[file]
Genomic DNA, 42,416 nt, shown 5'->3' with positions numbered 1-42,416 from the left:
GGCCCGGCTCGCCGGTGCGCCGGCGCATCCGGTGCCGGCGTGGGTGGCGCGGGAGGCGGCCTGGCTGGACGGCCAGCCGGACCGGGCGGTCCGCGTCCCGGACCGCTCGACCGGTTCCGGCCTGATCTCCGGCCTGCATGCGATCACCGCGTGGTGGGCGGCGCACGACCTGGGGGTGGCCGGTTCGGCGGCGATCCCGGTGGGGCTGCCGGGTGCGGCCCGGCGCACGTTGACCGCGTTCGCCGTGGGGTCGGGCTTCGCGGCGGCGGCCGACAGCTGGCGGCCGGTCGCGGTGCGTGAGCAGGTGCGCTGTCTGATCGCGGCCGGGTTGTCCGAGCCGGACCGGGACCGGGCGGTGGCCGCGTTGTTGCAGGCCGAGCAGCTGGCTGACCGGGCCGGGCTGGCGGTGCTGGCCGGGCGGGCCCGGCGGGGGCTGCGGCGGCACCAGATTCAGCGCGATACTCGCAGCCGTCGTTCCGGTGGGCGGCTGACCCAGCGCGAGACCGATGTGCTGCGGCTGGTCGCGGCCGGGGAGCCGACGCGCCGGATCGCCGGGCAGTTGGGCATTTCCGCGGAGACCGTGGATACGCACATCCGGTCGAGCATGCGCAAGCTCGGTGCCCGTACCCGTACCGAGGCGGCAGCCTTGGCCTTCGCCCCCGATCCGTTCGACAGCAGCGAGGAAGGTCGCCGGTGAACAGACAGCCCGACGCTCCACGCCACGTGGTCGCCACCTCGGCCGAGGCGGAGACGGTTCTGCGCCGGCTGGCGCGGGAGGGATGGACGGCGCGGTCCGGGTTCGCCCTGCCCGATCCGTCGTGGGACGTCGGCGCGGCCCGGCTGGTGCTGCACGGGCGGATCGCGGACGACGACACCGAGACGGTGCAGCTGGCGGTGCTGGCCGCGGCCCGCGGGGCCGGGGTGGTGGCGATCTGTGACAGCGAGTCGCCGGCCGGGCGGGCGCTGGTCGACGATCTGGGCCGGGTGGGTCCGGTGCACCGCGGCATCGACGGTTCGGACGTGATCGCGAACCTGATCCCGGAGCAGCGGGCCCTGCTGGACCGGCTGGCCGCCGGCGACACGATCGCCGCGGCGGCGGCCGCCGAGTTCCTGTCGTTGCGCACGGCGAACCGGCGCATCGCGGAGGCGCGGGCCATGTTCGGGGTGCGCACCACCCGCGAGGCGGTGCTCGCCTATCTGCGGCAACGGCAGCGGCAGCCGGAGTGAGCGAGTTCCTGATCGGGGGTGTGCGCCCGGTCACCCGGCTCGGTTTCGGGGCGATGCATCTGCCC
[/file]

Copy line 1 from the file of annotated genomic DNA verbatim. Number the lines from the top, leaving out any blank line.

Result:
Genomic DNA, 42,416 nt, shown 5'->3' with positions numbered 1-42,416 from the left: